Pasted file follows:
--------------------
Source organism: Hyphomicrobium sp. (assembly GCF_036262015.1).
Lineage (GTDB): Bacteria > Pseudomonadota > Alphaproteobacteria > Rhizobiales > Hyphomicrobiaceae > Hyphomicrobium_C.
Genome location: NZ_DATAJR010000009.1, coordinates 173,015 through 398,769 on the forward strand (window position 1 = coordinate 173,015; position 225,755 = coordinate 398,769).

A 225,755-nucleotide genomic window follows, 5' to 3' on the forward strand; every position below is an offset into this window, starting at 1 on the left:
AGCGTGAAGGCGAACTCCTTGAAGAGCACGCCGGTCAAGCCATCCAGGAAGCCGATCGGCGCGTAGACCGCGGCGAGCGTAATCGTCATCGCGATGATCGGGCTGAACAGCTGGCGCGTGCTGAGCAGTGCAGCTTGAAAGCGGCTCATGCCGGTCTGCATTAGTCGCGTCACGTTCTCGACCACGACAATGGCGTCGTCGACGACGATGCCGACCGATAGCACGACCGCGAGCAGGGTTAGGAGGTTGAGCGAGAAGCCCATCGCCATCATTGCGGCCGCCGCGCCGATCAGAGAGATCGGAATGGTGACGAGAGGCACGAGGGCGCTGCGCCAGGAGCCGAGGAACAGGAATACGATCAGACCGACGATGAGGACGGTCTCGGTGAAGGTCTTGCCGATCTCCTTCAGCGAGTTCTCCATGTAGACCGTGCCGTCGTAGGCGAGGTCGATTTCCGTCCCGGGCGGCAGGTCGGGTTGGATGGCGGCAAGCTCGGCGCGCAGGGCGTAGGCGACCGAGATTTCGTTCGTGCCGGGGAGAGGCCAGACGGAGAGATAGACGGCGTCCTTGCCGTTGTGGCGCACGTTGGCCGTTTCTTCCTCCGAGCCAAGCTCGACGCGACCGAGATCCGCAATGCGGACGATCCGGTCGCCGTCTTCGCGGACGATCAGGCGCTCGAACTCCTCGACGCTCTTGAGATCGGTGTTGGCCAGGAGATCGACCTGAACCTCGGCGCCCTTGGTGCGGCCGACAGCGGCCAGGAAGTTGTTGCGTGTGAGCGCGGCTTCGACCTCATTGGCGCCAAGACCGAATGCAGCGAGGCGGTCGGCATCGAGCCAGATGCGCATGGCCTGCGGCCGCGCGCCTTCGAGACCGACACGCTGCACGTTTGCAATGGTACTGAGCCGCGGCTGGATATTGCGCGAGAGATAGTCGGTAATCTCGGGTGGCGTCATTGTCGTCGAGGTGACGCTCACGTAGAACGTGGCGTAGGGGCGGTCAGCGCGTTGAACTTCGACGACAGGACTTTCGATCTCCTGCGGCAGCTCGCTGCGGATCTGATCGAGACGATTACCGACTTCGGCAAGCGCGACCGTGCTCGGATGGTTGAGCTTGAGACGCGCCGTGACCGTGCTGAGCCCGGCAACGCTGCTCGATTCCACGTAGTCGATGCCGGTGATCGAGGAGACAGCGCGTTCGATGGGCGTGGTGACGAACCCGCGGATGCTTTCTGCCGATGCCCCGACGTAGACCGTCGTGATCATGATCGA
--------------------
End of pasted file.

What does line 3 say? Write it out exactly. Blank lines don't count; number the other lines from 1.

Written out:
Genome location: NZ_DATAJR010000009.1, coordinates 173,015 through 398,769 on the forward strand (window position 1 = coordinate 173,015; position 225,755 = coordinate 398,769).